After cleaning, the wheat is then placed in water. This process is known as de-hulling, allowing the seed’s hull to separate from the grain. After de-hulling, the seed’s hull and germ are removed completely, leaving behind the smaller wheat kernels which will be used to make bulgur.
Parboiling is the next process that the wheat kernels go through, which involves cooking them in water before drying. This process not only destroys many of the spoilage microorganisms, it also helps to remove some of the protein-starch gel created during cooking.
Once the wheat kernels have been parboiled, the next step is to dry them. This is done either by a machine called a “dehydrator” or by sun-drying. The drying process ensures that the wheat kernels are free of moisture which helps to extend their shelf-life.
After drying, the wheat kernels are ground into small, uniform pieces. This is an important step as the size and shape of the bulgur pieces need to be uniform in order for them to be used in cooking.
The final step in the bulgur creation process is sorting. In this step, the bulgur pieces are sorted according to their size, with the smallest pieces being used for cooking, and larger pieces being used for salads and other dishes.
Transportation of Bulgur to Dinner Plates
Once the bulgur has been created and sorted, it’s time to get it to the dinner plate. This process involves a combination of transportation methods and storage facilities.
When bulgur is being transported from the producer to the consumer, it needs to be packed into suitable storage containers. Often this will be in the form of bulk bags or cardboard boxes. It is important that the bulgur is carefully packed so that it is kept safe from the elements and does not become damaged or contaminated during the journey.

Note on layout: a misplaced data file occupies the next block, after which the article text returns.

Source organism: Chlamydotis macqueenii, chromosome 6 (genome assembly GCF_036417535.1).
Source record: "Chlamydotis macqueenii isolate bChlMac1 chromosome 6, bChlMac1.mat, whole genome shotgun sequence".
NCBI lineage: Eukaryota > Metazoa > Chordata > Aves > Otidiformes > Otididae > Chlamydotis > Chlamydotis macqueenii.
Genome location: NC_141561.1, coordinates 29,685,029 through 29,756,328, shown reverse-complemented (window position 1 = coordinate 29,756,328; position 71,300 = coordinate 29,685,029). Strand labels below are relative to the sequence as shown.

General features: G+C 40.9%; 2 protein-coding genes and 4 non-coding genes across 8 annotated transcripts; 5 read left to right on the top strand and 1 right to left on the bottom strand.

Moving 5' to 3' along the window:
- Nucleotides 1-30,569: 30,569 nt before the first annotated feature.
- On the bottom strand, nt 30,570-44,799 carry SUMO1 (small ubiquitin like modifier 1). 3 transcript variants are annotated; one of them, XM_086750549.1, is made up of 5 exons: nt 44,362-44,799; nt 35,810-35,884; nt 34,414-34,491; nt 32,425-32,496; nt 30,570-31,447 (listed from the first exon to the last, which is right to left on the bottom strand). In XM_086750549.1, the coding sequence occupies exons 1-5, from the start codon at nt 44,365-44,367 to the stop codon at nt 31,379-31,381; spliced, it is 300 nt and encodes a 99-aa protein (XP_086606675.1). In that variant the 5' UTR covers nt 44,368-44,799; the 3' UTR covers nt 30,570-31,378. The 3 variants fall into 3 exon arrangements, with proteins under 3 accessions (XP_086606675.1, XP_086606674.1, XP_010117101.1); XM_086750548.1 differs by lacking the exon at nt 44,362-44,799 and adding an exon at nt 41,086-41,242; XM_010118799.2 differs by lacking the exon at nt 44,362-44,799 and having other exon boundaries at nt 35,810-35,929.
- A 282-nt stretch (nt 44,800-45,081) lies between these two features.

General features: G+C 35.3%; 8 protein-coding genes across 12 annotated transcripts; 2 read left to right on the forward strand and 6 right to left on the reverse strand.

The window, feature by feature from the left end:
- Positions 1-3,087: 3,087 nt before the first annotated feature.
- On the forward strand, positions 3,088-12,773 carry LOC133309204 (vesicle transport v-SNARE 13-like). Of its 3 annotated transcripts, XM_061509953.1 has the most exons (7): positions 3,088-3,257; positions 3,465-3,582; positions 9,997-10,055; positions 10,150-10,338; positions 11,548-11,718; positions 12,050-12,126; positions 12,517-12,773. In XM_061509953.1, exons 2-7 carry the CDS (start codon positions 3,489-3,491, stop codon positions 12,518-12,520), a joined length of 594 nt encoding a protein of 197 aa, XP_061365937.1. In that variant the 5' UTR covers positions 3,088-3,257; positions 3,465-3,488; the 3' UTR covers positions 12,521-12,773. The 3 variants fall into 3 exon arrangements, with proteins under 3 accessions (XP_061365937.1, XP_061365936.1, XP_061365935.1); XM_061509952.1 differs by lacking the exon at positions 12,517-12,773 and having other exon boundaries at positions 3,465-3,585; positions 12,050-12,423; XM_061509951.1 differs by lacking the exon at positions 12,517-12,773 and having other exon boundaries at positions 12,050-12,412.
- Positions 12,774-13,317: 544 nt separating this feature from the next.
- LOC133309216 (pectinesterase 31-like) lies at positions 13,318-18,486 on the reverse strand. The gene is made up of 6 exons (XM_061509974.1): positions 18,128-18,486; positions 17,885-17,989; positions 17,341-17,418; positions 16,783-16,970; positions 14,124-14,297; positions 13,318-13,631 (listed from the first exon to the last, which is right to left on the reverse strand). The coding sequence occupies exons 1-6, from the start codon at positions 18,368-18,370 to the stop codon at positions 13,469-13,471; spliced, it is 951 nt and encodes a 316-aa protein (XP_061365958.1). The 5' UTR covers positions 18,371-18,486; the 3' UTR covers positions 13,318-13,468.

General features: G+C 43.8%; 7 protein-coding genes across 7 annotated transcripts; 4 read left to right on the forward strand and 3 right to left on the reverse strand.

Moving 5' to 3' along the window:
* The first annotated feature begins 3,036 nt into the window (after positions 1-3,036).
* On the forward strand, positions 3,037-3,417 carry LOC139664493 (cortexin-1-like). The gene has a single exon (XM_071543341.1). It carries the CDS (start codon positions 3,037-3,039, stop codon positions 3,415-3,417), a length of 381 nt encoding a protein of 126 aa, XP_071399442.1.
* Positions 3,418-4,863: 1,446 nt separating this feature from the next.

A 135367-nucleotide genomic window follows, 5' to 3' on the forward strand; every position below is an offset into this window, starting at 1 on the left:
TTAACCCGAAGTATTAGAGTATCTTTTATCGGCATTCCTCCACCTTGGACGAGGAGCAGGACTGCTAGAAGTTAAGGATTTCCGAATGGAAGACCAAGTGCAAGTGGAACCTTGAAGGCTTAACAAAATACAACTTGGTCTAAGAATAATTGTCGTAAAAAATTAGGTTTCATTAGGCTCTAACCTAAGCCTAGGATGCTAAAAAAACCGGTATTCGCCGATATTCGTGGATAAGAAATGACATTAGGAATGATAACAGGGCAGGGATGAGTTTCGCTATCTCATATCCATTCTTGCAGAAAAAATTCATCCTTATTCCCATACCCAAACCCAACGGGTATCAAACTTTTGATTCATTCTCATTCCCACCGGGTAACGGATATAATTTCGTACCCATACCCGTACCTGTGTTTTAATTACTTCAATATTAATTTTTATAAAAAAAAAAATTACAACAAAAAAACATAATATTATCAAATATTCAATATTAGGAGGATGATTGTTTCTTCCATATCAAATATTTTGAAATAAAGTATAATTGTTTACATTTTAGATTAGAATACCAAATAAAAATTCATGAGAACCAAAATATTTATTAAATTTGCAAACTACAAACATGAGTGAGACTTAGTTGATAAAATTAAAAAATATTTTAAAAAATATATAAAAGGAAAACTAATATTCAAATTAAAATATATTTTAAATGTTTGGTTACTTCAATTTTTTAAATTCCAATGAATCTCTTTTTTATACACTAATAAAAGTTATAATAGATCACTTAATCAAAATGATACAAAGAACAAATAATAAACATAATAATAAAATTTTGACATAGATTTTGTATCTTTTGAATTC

Once the bulgur has been packed, it then needs to be transported to the consumer. This is usually done using a dedicated fleet of vehicles (such as trucks or boats) or via public transportation (such as the rail network). Depending on the distance and transport method, the bulgur may be stored in temperature-controlled coolers to keep it safe and fresh.
Once the bulgur reaches its destination, it will be stored in either warehouses or in retail outlets. Warehouses are important for keeping bulgur fresh and safe from contamination. Retail outlets also allow consumers to buy bulgur straight from the shop and take it home for use in their own cooking.
Finally, when it’s time for the bulgur to be used, the consumer can take it home and cook it up for a delicious meal. Depending on the dish, the bulgur will need to be cooked in a variety of different ways. It can be boiled, steamed, baked, fried, or roasted. Bulgur can also be cooked with a combination of typical Mediterranean herbs and spices to create a flavourful side or main dish.
Bulgur is a nutritious and popular ingredient found in many Mediterranean dishes. It is made using several steps, starting with hand-harvesting mature wheat, cleaning, de-hulling, parboiling, drying, grinding, and sorting. Once it is ready, it is then transported to consumers via a network of storage facilities and transportation vehicles. Finally, consumers can take the bulgur home and cook it up for a delicious and nutrient-rich meal.
|Vitamin E||0.01 mg|
|Vitamin K||0.5 ug|
|Vitamin B1||0.06 mg|
|Vitamin B2||0.03 mg|
|Vitamin B3||0.001 grams|
|Vitamin B4||0.0069 grams|
|Vitamin B5||0.34 mg|
|Vitamin B6||0.08 mg|
|Vitamin B9||0.018 mg|
Daily Value 1.3 g
Daily Value 0.018 g
Daily Value 0.4 g
Daily Value 1.25 g
Daily Value 4.7 g
Daily Value 2.3 g
Daily Value 0.011 g
Daily Value 0.9 mg
Daily Value 0.0023 g
Daily Value 0.055 mg
|Aspartic Acid||0.158 grams|
|Glutamic Acid||0.973 grams|
|Total Sugars||0.1 grams||
|Palmitic acid (16:0)||0.04 grams||
|Total Saturated fatty acids:||0.04 g|
|Oleic acid (18:1)||0.03 grams||
|Total Monounsaturated fatty acids:||0.03 g|
|Linoleic acid (18:2)||0.09 grams||
|Total Polyunsaturated fatty acids:||0.09 g|